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Tue 16 Nov 2010 12:00 AM

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Ethical behaviour

Question: Why should businesses in the Middle East embrace the concept of social corporate responsibility?

Ethical behaviour

A look at the history of social corporate responsibility

The increasingly popular concept of corporate social
responsibility (CSR) is nothing new. It started in the 1970s and has woven its
way into the fabric of companies and corporations the world over. Some argue
that it is a moral responsibility to broaden the perspective of companies and
align their values and behaviours with something good. On the other hand, some
argue that it’s a window-dressing, hypocrisy, or means to garner good public
relations. Undoubtedly this debate will run and run, but maybe in the midst of
challenging economic times, it is time to think out of the box, to reinvent
CSR.

Offering a helping hand even in difficult market conditions

Any reinvention will require a change of perspective. For
business, improving lives and achieving commercial success should not be at
odds. They are undoubtedly linked. Business should no longer be based on
financial targets alone and CSR should no longer be viewed as dislocated from
this. The two can go hand-in-hand in a sustainable business model. But how can
the Middle East airfreight industry help, and
moreover how can it help during harsh economic times, when profit margins are
looming high on the agenda?

The importance of logistical coordination on a larger scale

As one of the UAE Red Crescent’s partners, Maximus Air Cargo
has gained first-hand experience of the devastation associated with natural
disasters. Our experience in humanitarian missions led me to consider how on a
larger scale our industry could co-ordinate to alleviate suffering and offer
help whilst still meeting bottom lines. Interestingly, the aviation industry
travels with 4 million tonnes of empty space from 3400 airports across 220
countries. This means only 70% of loading capacity is utilised. If just 0.0003%
of this empty space were to be filled with rice then we could feed
approximately 5 million people. In a world where 13% of the world’s population
go hungry and natural disasters require rapid response, then these facts are
ironically food for thought.

Launching ‘care by air’ as a humanitarian relief initiative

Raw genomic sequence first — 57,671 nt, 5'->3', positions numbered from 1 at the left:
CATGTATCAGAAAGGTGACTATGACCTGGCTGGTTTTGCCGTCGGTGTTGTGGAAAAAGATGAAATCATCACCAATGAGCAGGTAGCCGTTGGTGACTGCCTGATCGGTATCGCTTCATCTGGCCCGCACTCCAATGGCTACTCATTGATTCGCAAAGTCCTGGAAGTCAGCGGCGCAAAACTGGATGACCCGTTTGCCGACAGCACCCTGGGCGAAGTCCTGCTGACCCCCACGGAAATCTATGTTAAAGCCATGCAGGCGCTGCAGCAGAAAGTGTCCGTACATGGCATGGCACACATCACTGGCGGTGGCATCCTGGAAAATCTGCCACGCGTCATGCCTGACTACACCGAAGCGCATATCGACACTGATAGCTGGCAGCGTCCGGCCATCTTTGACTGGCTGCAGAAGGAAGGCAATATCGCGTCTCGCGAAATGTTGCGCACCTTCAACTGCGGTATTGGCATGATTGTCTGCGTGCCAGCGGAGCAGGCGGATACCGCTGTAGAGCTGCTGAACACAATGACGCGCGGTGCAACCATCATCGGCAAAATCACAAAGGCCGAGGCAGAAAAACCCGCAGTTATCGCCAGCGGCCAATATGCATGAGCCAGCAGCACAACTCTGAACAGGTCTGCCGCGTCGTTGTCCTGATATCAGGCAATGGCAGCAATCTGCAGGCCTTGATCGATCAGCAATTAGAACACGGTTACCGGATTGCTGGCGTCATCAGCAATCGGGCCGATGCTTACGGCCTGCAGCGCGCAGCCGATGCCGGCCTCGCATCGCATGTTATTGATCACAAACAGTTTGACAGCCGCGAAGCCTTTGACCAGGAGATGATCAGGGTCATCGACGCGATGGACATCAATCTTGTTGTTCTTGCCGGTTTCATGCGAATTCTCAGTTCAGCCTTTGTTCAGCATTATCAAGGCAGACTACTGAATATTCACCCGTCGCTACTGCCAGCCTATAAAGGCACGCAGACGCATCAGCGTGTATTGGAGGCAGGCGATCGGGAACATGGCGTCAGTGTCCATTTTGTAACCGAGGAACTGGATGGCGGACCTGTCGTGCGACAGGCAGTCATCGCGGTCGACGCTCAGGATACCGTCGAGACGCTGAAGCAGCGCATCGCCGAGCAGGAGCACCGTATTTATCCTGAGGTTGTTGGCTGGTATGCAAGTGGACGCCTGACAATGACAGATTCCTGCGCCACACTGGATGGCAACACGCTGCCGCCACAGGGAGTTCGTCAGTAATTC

I decided that an initiative within the framework of a
sustainable business model was the answer. The result was the birth of ‘Care by
Air’ as a humanitarian relief initiative that offers logistical support through
a network of partners in the industry. And key to this initiative is an innovative
and sustainable business model, the ‘at cost’ principle, which ultimately has
tangible benefits for all stakeholders.

What the innovative ‘at cost’ approach means to participants

In basic terms, the ‘at cost’ principle means no losses will
be incurred by those assisting in a humanitarian concern, in essence it is
sustainable from a commercial point of view. 
For example, using unutilised cargo space ultimately means the cost of
fuel and mileage decreases and profit increases.  What’s more, we can apply this innovative
concept more broadly across the board, for example airports, cargo companies
and even fuel suppliers. This can involve donating empty space on flights at
cost, waiving handling, landing or parking fees, or discounting fuel prices.

The impact of csr schemes on global relief organisations

This assistance is invaluable for relief organisations. Not
only does it help save millions of lives through an increase in relief flights
and a reduced lead-time, but it gives relief organisations much needed exposure
and support through the partners’ networks and marketing activities. With these
concepts in place, we launched ‘Care by Air’ at the Dubai Air Show in November
2009. We set up websites, developed logos and gave it the apt tag line “A helping
hand from the UAE”.

Developing a wider network of partners for continued success

The founding partners
were Maximus Air Cargo, Abu Dhabi Airports Company (ADAC) and Etihad. In
addition, the likes
of UAE Red Crescent and the World Food Programme (WFP) were quick to support.
The journey has just begun and its time to welcome others from our industry
onboard. I sincerely hope this column encourages interest and opens the doorway
to our industry uniting to do good. With this in mind, I hope that next time I
write an article for Logistics Middle East, I can share more rewarding stops
along our way.

Fathi Buhazza, is the CEO of Maximus Air Cargo and founder of Care by Air.

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